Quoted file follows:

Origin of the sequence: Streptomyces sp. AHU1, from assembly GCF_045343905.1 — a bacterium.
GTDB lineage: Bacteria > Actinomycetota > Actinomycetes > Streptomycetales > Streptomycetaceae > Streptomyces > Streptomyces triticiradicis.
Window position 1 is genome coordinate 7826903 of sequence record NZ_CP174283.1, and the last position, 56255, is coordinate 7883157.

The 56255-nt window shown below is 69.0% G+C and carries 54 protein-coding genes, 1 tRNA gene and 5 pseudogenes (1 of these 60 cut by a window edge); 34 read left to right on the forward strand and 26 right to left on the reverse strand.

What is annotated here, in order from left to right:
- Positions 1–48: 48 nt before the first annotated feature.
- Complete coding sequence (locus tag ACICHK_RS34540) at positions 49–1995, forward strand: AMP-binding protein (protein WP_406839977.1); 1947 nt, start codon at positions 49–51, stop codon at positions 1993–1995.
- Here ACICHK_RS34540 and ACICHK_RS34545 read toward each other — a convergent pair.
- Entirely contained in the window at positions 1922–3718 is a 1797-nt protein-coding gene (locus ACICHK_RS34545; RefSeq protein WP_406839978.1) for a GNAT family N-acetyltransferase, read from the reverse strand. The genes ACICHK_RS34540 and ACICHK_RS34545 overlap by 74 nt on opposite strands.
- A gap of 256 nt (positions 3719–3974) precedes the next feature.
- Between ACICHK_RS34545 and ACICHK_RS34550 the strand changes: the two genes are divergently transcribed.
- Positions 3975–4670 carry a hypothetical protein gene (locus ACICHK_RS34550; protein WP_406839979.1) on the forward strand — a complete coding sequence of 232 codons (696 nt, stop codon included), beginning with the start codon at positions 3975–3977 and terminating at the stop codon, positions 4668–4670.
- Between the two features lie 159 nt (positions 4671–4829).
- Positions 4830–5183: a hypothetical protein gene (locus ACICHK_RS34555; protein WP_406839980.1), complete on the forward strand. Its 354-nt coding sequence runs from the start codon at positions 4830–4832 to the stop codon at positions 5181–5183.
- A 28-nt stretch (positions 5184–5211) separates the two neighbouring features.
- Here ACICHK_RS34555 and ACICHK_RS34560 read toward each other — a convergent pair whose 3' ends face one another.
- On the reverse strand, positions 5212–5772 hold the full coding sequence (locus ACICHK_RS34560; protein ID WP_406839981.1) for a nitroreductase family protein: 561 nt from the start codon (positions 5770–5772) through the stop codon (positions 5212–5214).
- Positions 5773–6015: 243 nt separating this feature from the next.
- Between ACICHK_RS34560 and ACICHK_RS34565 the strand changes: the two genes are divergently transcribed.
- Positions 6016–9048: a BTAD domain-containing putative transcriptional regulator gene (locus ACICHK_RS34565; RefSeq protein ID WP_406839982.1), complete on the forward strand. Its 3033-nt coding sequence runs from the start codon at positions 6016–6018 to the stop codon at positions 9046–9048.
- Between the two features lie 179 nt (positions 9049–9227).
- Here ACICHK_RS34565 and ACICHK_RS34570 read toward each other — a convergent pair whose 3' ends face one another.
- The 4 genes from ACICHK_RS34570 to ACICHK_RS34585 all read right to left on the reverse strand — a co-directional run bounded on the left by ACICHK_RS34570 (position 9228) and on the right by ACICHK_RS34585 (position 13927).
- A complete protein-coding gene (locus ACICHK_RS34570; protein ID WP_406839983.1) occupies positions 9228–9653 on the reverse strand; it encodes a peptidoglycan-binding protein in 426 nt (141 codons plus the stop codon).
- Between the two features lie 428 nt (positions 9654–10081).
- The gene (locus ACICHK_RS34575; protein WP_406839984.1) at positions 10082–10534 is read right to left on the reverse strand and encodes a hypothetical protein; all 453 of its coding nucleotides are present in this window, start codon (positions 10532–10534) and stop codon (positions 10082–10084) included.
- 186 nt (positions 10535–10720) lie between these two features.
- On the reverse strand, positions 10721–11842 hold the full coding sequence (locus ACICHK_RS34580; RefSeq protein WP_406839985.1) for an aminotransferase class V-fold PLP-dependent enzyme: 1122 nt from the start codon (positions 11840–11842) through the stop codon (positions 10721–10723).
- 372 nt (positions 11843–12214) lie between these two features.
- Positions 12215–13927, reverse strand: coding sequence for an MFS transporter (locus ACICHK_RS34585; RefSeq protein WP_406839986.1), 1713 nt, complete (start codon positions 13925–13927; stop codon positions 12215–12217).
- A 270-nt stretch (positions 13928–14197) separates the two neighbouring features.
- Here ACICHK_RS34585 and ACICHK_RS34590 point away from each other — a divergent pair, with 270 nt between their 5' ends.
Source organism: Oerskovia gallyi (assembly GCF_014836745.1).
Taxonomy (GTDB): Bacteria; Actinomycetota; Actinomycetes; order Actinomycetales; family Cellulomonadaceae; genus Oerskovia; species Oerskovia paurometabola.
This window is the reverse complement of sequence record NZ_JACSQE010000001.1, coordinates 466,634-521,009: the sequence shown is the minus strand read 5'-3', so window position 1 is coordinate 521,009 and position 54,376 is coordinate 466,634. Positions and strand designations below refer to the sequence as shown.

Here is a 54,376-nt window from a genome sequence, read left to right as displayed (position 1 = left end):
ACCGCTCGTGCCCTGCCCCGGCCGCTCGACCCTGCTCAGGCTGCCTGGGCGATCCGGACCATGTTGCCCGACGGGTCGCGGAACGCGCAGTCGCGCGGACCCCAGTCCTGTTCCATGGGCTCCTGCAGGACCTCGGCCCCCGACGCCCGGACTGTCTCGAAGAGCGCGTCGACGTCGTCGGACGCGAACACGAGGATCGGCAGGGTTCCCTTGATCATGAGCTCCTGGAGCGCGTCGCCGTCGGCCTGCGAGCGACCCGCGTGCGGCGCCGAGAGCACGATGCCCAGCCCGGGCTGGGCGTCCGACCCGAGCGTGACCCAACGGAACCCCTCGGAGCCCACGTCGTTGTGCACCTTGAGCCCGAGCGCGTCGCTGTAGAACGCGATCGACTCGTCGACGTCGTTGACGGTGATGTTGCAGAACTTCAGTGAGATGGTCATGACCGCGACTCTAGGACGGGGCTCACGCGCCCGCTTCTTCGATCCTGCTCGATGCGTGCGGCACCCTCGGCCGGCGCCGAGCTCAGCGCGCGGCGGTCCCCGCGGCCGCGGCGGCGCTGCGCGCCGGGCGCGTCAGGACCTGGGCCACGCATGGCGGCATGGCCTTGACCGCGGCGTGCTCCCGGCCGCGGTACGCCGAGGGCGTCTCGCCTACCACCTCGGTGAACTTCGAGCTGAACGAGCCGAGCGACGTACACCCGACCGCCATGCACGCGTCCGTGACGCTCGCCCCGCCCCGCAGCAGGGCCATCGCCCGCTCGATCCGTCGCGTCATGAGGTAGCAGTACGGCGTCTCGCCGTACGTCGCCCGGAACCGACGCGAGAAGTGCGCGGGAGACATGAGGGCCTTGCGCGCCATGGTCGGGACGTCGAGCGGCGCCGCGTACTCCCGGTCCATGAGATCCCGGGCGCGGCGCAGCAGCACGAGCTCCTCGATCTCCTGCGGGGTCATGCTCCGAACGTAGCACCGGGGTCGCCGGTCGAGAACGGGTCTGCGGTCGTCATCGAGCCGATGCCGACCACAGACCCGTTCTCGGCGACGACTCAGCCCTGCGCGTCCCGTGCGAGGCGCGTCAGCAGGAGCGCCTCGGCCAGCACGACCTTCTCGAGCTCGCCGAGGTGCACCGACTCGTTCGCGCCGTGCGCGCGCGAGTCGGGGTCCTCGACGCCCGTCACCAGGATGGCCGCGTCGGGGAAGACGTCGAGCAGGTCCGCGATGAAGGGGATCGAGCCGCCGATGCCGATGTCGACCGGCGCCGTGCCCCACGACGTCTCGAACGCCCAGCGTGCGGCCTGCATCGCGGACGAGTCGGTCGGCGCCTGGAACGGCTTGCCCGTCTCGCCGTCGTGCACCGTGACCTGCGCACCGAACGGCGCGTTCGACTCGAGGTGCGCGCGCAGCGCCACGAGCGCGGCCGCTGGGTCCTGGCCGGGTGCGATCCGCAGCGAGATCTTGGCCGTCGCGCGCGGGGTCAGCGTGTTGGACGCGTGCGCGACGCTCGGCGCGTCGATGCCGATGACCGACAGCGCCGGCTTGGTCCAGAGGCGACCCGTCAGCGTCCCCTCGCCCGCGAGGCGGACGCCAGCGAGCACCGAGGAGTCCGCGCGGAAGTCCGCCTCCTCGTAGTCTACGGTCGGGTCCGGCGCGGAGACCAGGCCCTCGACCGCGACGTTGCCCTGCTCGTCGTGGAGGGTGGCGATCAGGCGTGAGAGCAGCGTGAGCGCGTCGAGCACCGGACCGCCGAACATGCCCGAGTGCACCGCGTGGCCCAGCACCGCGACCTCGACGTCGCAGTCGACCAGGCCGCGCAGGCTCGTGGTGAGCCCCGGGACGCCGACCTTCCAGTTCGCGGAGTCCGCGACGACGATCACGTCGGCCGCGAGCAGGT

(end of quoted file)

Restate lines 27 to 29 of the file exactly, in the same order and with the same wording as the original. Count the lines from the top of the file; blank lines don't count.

- 186 nt (positions 10535–10720) lie between these two features.
- On the reverse strand, positions 10721–11842 hold the full coding sequence (locus ACICHK_RS34580; RefSeq protein WP_406839985.1) for an aminotransferase class V-fold PLP-dependent enzyme: 1122 nt from the start codon (positions 11840–11842) through the stop codon (positions 10721–10723).
- 372 nt (positions 11843–12214) lie between these two features.